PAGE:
Amy Raposo, owner of the Barrie KOA in Ontario, offers parents this advice from her own experience as a mother of three: "Kids love checklists. That's what I used to do with my kids when we packed for a camping trip. The older ones can phone ahead and find out what activities are available at the campground, then decide what should be on their checklists, like bicycles or outdoor equipment."

Give everyone space for individual experiences.
Once you've arrived, give older children time to explore their environments on their own.

Ask KOA campground owners, often parents and grandparents themselves, what activities would be appropriate for children of varying ages.

Maureen Quintal, owner of the Yosemite-Mariposa KOA, always advises guests on fun day trips that offer a taste of local history, like California Gold Rush sites: "Then we tell folks there's always the day that you can relax at the campground and play games. While they're here, kids are always just a minute's walk away from mom and dad, yet everyone gets some time on their own."

Plan family time too.

Family Campfire Recipes
S'mores are one of many favorite family campfire recipes.

Identify focal points for family time during the day and at night around the campfire. Focal points could include fishing as a group, taking a nature walk, bicycling, trail riding, making crafts or experimenting with new recipes at the campfire.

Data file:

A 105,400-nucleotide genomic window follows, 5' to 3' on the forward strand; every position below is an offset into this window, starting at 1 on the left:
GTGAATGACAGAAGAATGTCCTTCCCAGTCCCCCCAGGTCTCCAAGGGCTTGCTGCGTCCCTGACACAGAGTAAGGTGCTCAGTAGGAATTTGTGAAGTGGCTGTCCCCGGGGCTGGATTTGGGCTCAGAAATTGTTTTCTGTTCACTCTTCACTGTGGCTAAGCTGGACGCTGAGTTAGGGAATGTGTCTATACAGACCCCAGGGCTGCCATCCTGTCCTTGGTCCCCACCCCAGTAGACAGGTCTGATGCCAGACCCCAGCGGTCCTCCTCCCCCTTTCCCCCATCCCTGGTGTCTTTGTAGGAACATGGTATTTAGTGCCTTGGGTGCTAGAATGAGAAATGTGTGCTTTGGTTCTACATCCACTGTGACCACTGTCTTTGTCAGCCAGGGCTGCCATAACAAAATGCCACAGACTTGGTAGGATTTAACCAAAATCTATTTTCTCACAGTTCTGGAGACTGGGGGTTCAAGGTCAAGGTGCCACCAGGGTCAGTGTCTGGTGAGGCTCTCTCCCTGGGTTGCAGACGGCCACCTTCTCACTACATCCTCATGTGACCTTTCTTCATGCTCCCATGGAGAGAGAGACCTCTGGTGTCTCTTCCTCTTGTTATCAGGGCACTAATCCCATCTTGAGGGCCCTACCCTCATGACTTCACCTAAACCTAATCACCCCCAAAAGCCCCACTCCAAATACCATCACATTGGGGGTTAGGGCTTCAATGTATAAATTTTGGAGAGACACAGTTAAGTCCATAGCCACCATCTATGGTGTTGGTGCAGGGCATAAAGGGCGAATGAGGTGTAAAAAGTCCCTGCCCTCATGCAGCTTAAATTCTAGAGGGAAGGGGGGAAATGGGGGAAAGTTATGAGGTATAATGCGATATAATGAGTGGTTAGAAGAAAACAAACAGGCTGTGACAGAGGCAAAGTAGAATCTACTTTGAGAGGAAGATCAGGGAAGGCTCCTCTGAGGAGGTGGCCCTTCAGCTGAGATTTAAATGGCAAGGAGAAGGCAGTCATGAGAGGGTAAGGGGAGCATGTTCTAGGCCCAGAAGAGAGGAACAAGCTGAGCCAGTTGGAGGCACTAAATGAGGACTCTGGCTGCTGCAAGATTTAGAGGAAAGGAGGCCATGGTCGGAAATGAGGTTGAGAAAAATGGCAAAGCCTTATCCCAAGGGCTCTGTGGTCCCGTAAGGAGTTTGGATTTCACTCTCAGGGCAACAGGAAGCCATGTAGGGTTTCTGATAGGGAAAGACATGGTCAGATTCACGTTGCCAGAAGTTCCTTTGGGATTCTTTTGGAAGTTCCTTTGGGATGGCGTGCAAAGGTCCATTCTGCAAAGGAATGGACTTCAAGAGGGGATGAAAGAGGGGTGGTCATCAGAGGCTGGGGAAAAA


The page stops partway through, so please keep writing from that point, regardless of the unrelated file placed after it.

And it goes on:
After 13 seasons of hosting KOA guests at Petoskey, MI., Kirk Rose has seen a lot of creativity. "This year a family brought some new cooking skills to their campfire. Everyone made hobo pies out of slices of bread and their choice of fillings, like pizza or apple pie."

Don't forget the simple pleasures.
When sharing outdoor activities with the family, simple experiences are often the most memorable.

"Parents need to remember that something just as simple as sitting around a campfire in the evening with the kids is so powerful," said Jim Lawrence of Manchester Beach, CA. "If you walk through my KOA at night, every single site has a campfire. Quite frankly, that's one of the best entertainments that parents and kids can have together. Even after 10 years, I think that's pretty special."

Put kids in charge of commemorating the family's experience.
Ask children to record the trip in a device of their own choosing. Start a KOA journal or scrapbook. Bring video camera appropriate for a child's use.

Quintal and her husband swear by their foolproof method of ensuring that guests catch their first fish in the Yosemite-Mariposa KOA pond, which is stocked with catfish and bass. To record the experience, guests take home photos of their catches. "The big kids are just as funny as the little ones, and I'm talking 30- and 40-year-olds!" Quintal said.

As the most trusted name in family camping today, KOA Kampgrounds of America have hosted more than 250 million guests since the company was founded in Billings, MT, in 1962. KOA operates nearly 500 campgrounds in the United States, Canada and Japan. These campgrounds offer a range of options, from full RV hookups to KOA Kabins, Kottages, Lodges and tent sites.